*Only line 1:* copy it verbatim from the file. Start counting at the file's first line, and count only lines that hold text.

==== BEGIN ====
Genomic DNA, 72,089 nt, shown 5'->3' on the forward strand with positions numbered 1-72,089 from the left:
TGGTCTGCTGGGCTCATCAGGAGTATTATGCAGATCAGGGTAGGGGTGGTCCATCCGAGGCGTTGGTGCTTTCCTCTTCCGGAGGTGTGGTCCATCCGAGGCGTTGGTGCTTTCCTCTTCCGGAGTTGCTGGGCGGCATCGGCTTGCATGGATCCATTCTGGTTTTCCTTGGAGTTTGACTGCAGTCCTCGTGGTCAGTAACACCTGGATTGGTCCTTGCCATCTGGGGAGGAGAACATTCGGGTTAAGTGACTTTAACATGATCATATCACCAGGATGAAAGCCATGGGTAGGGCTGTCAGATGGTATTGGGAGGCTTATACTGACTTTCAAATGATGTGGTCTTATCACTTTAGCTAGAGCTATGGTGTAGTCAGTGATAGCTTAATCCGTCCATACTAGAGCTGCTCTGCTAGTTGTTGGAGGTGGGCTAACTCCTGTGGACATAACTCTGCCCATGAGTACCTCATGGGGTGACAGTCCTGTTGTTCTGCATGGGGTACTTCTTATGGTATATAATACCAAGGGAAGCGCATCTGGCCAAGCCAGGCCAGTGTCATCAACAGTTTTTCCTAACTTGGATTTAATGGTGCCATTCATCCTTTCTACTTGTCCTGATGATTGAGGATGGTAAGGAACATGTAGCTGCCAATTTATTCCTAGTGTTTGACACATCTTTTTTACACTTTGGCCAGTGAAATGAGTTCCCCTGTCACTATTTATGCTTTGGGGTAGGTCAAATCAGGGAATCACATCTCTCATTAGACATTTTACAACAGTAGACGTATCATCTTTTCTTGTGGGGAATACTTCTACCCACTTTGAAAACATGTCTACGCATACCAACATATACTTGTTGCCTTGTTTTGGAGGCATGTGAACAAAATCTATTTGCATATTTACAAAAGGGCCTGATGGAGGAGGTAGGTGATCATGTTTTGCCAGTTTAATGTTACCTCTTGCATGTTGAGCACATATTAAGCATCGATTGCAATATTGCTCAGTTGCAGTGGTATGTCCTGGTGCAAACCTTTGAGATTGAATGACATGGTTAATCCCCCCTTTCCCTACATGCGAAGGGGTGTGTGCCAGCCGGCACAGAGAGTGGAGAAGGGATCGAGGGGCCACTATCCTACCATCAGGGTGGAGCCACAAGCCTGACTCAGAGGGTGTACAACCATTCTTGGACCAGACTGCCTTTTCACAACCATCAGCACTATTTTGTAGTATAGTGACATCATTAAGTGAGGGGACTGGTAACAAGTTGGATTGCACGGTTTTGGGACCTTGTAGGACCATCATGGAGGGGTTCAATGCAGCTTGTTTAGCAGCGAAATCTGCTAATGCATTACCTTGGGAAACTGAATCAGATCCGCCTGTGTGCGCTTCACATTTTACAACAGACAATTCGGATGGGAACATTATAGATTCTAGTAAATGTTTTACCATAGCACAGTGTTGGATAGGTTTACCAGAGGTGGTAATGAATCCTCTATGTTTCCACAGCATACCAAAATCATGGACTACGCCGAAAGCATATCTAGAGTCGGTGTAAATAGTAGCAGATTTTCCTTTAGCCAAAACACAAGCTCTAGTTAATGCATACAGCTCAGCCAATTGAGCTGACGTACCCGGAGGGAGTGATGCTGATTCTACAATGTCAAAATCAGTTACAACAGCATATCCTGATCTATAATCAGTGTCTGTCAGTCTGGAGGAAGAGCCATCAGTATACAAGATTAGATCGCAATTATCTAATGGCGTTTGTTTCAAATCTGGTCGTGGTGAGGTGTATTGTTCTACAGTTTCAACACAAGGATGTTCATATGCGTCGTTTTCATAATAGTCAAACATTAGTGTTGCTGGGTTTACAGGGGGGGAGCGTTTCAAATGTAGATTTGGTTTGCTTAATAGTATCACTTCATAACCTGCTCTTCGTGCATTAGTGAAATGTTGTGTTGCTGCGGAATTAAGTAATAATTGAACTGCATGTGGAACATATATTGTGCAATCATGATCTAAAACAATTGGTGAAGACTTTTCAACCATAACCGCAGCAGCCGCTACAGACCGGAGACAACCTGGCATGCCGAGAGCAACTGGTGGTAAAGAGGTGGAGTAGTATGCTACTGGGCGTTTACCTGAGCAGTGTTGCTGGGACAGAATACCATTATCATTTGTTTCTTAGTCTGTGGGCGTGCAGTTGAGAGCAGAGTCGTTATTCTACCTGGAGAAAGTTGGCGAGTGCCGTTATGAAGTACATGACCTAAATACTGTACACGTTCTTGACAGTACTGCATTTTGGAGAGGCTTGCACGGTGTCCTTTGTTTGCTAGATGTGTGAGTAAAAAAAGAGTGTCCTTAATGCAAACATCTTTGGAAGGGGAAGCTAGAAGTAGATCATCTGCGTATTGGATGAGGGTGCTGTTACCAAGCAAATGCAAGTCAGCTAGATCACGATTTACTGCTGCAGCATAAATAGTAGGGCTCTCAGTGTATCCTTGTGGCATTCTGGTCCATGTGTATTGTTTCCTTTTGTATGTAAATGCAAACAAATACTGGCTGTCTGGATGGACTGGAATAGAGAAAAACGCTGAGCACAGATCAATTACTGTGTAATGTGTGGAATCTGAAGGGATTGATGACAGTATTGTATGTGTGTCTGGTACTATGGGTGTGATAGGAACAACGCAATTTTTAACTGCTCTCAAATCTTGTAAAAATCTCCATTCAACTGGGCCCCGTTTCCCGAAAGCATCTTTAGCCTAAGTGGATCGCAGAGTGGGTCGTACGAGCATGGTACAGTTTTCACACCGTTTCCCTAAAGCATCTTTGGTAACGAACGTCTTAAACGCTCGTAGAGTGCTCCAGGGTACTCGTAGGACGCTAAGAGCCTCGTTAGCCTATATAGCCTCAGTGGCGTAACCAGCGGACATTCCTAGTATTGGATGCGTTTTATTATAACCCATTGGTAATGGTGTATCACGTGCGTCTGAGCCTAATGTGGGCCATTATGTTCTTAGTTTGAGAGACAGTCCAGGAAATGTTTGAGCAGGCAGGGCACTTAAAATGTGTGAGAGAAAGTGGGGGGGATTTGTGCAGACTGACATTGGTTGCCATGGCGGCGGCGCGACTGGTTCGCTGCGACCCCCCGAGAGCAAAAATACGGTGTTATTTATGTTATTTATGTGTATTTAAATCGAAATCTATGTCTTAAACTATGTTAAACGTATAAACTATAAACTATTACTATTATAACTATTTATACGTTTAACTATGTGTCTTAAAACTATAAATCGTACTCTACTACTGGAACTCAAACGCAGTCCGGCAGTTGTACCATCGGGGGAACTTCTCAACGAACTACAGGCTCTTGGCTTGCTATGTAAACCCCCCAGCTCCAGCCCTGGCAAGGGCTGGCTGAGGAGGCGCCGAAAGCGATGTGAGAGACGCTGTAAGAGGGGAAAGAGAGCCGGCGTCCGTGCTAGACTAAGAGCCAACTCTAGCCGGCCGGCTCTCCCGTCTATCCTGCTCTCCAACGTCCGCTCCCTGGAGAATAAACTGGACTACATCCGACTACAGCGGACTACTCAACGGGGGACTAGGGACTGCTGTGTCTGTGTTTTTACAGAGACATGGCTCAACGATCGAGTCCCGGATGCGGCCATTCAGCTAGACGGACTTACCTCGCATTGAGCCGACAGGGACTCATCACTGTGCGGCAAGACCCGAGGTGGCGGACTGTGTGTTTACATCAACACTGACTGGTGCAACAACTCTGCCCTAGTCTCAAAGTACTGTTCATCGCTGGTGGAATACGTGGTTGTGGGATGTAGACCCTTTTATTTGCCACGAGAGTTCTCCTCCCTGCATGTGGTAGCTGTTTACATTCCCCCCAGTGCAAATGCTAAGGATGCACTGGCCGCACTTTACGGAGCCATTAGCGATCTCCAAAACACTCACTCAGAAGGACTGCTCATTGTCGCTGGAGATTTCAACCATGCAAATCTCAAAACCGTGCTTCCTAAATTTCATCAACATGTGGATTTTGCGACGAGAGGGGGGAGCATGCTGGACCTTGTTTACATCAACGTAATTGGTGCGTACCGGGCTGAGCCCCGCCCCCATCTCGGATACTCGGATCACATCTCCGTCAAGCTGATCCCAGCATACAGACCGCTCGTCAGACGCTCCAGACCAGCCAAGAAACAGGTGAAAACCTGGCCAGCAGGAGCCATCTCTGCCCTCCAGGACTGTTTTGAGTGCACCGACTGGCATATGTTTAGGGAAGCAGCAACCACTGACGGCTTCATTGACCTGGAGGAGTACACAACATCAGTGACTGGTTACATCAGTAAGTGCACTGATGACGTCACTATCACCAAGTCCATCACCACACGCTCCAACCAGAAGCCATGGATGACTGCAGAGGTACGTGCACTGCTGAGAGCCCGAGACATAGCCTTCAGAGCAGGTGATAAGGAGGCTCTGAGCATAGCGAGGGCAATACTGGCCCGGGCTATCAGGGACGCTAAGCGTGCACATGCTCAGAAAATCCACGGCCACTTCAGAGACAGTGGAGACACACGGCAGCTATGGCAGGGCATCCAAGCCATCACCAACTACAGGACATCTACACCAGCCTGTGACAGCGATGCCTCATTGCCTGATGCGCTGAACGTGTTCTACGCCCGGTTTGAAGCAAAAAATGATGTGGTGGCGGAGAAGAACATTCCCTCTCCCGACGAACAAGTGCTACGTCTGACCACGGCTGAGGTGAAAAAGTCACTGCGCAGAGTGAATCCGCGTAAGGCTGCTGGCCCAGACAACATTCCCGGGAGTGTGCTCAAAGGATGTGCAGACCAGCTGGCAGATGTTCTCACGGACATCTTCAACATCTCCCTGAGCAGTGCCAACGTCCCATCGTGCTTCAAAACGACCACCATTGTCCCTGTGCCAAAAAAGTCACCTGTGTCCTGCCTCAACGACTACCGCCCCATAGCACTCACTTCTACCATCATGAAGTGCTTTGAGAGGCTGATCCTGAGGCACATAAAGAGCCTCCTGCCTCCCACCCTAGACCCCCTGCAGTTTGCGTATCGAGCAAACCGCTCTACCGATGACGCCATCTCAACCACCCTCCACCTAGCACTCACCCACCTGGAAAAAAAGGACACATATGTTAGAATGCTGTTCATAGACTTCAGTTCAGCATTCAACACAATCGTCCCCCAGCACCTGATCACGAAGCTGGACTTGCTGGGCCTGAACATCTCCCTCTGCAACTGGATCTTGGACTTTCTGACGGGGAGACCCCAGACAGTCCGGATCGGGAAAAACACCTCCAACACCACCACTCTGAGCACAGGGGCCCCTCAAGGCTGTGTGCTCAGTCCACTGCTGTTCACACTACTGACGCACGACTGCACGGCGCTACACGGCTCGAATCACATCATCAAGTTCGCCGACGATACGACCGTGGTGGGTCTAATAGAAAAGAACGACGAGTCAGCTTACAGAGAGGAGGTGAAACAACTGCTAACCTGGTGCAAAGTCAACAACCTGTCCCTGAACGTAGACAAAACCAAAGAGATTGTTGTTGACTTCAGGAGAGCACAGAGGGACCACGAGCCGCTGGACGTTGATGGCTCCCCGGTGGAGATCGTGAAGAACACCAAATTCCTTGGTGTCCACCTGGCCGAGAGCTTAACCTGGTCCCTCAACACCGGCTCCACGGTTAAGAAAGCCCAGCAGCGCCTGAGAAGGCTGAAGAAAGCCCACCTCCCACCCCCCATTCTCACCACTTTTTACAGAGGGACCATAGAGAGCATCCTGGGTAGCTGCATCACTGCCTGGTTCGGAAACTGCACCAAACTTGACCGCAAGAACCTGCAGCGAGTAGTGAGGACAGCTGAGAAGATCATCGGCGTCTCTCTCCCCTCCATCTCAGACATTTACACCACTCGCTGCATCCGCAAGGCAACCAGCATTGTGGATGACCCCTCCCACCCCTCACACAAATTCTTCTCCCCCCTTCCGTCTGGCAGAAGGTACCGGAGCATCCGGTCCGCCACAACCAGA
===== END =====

Genomic DNA, 72,089 nt, shown 5'->3' on the forward strand with positions numbered 1-72,089 from the left: